Following execution of the release, the loan was declared in default on February 25, 1972. Sometime during that year, the testimony is not specific as to the exact date, Stivers, Ramsey, and William Hensley, a local attorney who had drafted the security agreement involved, met at First National to discuss the note. Upon being informed that he was personally responsible for the balance due, Ramsey advised First National that legal action would be necessary to recover payment. In December of 1981, Ramsey discovered from reading the Corbin Times, that he had been sued by First National. Examining his records, in 1982, Ramsey found a small document entitled "notice of note due," dated August 25, 1970. Listed on the document as maker appears the name of "Granville Brock." In a separate section entitled "endorsement or collateral" appears the name "Paul Ramsey" along with the abbreviation "sec. agreement."

In essence, this document summarizes Ramsey's defense. Throughout his testimony at trial he consistently maintains that the two men were merely contemplating a partnership which would be effected upon Brock's successful acquisition of $30,000. Ramsey's signature on the note was thus merely a means to facilitate Brock's personal loan. As evidence of such an arrangement, Ramsey points to the fact that at no time did he share in the profits of B & R. He was merely an employee foreman, apparently authorized to pay employees under his control and bind B & R on contracts of employment. After the short existence of B & R, he and Brock went their separate ways with Ramsey having minimal involvement on matters involving the note.

We cannot accept this characterization of the facts. The partnership agreement executed between Brock and Ramsey is not expressly conditioned upon the acquisition of capital by Brock, though it does mention that "It is contemplated that the partner, Granville S. Brock, shall contribute several thousands of dollars as capital." *954 Ramsey's own testimony as to his purpose in executing the 1969 note reveals that he did not sign simply to assist Brock in securing an otherwise unobtainable loan. When asked what caused him to execute the note, Ramsey responded,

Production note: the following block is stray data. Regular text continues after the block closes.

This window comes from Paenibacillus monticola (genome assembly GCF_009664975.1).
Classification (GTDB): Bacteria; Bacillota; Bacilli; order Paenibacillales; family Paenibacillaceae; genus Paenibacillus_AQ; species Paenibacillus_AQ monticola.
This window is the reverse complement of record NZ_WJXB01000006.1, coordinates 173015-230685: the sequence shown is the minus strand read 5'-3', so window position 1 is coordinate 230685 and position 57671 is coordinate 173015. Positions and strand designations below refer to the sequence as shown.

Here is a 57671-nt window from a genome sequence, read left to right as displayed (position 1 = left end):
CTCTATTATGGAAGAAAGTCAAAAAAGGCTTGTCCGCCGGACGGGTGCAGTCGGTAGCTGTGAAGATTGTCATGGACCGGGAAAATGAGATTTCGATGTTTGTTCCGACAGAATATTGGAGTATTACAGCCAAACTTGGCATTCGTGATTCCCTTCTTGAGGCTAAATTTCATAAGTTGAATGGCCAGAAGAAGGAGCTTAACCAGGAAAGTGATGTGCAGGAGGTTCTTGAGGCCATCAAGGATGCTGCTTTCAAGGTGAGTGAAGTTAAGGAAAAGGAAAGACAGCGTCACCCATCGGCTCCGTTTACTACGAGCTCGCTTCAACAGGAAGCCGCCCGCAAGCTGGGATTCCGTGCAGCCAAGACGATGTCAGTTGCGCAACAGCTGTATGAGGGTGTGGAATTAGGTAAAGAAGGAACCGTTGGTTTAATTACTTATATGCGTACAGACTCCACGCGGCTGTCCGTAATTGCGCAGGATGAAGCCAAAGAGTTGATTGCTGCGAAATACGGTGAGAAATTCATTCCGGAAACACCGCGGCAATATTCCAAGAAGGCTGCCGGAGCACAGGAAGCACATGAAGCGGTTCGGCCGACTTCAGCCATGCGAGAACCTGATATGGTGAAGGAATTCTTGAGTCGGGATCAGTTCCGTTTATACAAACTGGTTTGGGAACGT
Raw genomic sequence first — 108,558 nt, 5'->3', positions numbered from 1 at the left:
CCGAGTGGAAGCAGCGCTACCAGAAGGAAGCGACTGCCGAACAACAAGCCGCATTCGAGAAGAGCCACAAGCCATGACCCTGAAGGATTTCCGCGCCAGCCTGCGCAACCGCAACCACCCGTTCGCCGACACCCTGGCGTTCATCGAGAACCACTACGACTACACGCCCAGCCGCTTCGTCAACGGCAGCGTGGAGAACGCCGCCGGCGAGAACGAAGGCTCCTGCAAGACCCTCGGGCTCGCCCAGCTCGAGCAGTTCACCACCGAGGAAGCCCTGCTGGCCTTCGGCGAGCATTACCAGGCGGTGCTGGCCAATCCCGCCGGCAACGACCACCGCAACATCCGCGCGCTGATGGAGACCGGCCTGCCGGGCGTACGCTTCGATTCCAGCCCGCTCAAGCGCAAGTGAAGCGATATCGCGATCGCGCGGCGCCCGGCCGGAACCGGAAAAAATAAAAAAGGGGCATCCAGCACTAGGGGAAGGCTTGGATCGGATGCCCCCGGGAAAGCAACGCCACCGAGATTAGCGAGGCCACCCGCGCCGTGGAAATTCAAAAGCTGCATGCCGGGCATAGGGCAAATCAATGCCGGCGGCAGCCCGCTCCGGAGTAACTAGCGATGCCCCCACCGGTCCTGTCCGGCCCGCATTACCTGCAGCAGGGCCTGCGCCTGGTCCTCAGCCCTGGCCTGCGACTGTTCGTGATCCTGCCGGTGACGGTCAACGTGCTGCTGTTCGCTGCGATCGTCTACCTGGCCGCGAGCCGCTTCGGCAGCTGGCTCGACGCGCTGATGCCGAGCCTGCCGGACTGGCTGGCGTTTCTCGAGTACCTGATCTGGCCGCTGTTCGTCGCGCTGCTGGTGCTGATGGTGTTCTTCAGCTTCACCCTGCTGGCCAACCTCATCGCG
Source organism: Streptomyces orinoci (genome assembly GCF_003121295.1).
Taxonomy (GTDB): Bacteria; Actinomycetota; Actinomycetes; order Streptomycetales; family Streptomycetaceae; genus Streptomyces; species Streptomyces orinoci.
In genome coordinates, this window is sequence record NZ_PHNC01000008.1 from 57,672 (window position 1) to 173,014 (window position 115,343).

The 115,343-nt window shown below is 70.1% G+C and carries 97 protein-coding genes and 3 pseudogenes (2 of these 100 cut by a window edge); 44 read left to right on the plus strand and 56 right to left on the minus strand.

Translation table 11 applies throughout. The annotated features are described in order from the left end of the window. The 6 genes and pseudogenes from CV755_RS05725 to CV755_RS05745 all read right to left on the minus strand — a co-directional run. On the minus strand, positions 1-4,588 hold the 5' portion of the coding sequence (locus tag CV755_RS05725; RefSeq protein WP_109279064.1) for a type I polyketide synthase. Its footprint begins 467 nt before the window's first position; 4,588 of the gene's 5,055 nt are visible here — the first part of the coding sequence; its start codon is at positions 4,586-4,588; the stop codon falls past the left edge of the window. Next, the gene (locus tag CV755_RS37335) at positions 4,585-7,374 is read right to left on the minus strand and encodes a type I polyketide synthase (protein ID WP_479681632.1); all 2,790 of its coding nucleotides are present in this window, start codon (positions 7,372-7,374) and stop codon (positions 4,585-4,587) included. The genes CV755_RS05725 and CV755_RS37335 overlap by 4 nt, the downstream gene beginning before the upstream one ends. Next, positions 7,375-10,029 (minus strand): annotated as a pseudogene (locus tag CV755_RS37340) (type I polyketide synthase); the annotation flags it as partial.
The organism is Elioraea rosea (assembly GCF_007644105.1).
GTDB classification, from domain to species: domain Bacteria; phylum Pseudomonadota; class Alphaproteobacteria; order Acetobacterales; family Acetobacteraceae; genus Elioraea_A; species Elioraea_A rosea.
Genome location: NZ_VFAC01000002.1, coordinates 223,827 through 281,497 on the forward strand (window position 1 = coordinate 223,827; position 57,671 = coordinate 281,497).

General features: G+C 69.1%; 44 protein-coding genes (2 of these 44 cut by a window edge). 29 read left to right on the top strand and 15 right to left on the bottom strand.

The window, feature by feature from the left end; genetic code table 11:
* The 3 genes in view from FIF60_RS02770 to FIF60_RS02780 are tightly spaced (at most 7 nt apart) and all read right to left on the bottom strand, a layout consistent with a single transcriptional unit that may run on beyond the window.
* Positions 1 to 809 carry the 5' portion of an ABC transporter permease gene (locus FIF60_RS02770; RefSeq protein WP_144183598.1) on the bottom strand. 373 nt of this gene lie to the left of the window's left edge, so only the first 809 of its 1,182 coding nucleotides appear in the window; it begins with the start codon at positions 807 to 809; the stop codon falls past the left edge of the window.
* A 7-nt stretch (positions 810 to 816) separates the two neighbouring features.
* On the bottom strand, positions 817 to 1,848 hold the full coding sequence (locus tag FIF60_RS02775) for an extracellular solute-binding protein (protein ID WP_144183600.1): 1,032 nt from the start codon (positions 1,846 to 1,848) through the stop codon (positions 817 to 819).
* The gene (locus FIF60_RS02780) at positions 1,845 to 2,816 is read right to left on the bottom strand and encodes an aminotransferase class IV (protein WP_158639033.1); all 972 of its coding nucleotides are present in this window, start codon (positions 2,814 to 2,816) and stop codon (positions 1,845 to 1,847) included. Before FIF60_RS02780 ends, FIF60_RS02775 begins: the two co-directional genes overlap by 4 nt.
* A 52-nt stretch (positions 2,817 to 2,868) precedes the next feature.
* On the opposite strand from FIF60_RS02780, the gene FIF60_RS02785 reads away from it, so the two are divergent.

Granville Brock told me that he borrowed thirty thousand dollars from First National Bank and asked me if I would go down and sign, since we were going to be partners. Mr. Stivers requested that I sign.

This testimony coincides with Stivers' recollection of events as being discussed in terms of partnership. It is further corroborated by the creation of a partnership account, issuance of checks under that account by Ramsey, and Ramsey's own actions in representing the partnership in contracting with the City of Corbin. That Brock repeatedly breached the terms of the partnership agreement is immaterial to the determination of Ramsey's obligations under the note.

The legal status of signers to negotiable instruments as co-makers or accommodation makers turns upon the intentions of the signers at the time of execution. See Farmers State Bank of Oakley v. Cooper, 227 Kan. 547, 608 P.2d 929, 934 (citing L. Anderson, The Uniform Commercial Code § 3-415:9 (2nd ed. 1971)). As Farmers State Bank, supra, correctly states,

Two primary factors are indicative of accommodation status: (1) no benefits from the proceeds of the instrument are received by the accommodation party, and (2) the signature is needed by the maker to acquire the loan.

Id. (citing Annotation, 90 A.L.R.3d 342 (1979)). Dubbed the "proceeds" and "purposes" test, these two standards have been applied either jointly or individually to determine the accommodation status of a party in numerous decisions involving section 3-606 of the Uniform Commercial Code. E.g., Stockwell v. Bloomfield State Bank, 367 N.E.2d 42 (Ind.App. 1977); Lasky v. Berger, 536 P.2d 1157 (Colo.App. 1975). See also, White & Summers, supra, at 521-22 (citing Riegler v. Riegler, 244 Ark. 483, 426 S.W.2d 789 (1968); MacArthur v. Cannon, 4 Conn.Cir. 208, 229 A.2d 372 (1967)). As stated earlier, absent surety status as an accommodation maker under the above test, a co-maker cannot rely on KRS 355.3-606. See Wohlhuter v. St. Charles Lumber & Fuel Co., supra 338 N.E.2d at 181-82; Holcomb State Bank v. Adamson, supra, 63 Ill.Dec. at 706, 438 N.E.2d at 637; Hooper v. Ryan, supra 581 S.W.2d at 238-39.